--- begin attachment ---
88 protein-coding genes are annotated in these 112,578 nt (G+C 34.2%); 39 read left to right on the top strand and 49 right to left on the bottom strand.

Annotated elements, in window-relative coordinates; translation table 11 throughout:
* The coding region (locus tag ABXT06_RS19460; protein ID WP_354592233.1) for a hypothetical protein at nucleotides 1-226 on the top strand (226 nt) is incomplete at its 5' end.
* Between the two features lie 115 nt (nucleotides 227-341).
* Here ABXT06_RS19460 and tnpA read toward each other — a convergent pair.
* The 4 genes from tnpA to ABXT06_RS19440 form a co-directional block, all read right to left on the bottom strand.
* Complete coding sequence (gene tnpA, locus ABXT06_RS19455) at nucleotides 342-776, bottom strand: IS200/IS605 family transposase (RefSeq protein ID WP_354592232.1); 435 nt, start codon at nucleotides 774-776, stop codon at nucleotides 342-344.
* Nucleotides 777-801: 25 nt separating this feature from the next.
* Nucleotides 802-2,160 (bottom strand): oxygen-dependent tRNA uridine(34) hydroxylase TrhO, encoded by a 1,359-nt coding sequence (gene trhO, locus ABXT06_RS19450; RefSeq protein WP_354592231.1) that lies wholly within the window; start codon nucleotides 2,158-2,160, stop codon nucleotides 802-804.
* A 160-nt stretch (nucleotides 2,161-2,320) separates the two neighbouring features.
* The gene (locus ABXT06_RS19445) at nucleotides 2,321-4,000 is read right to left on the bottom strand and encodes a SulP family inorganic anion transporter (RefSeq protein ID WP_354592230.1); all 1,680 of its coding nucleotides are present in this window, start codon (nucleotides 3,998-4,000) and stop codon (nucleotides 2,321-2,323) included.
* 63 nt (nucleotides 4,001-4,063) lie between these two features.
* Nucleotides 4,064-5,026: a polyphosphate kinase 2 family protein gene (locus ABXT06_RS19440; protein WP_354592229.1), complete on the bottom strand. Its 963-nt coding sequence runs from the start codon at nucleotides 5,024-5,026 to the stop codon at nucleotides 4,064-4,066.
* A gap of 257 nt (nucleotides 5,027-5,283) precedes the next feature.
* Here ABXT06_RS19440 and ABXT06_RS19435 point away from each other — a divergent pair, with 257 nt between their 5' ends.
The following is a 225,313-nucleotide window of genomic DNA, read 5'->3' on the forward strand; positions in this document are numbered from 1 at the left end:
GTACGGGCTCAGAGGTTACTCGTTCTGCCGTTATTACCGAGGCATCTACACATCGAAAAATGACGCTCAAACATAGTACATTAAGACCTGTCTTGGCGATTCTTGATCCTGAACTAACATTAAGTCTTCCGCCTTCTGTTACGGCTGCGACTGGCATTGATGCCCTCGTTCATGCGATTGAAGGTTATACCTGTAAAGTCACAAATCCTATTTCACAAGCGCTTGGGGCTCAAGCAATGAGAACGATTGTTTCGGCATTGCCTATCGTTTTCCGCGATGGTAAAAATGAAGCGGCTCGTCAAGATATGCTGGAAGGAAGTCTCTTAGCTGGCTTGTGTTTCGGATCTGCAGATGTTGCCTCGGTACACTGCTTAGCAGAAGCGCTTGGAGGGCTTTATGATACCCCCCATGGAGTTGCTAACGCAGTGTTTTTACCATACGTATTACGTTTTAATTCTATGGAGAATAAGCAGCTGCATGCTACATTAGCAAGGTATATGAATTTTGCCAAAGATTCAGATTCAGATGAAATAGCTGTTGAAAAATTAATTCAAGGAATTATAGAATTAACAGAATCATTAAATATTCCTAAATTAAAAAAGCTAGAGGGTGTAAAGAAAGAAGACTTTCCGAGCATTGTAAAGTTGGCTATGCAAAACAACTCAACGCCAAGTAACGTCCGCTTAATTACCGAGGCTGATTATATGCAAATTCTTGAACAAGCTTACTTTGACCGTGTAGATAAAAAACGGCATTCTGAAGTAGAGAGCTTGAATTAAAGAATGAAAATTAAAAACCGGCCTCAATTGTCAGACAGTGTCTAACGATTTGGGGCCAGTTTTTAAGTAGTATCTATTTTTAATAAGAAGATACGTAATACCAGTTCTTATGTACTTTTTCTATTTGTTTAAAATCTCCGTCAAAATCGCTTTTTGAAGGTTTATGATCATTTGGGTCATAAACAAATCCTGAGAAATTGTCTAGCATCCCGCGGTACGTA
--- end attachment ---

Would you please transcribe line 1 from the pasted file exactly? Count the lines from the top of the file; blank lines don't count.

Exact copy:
88 protein-coding genes are annotated in these 112,578 nt (G+C 34.2%); 39 read left to right on the top strand and 49 right to left on the bottom strand.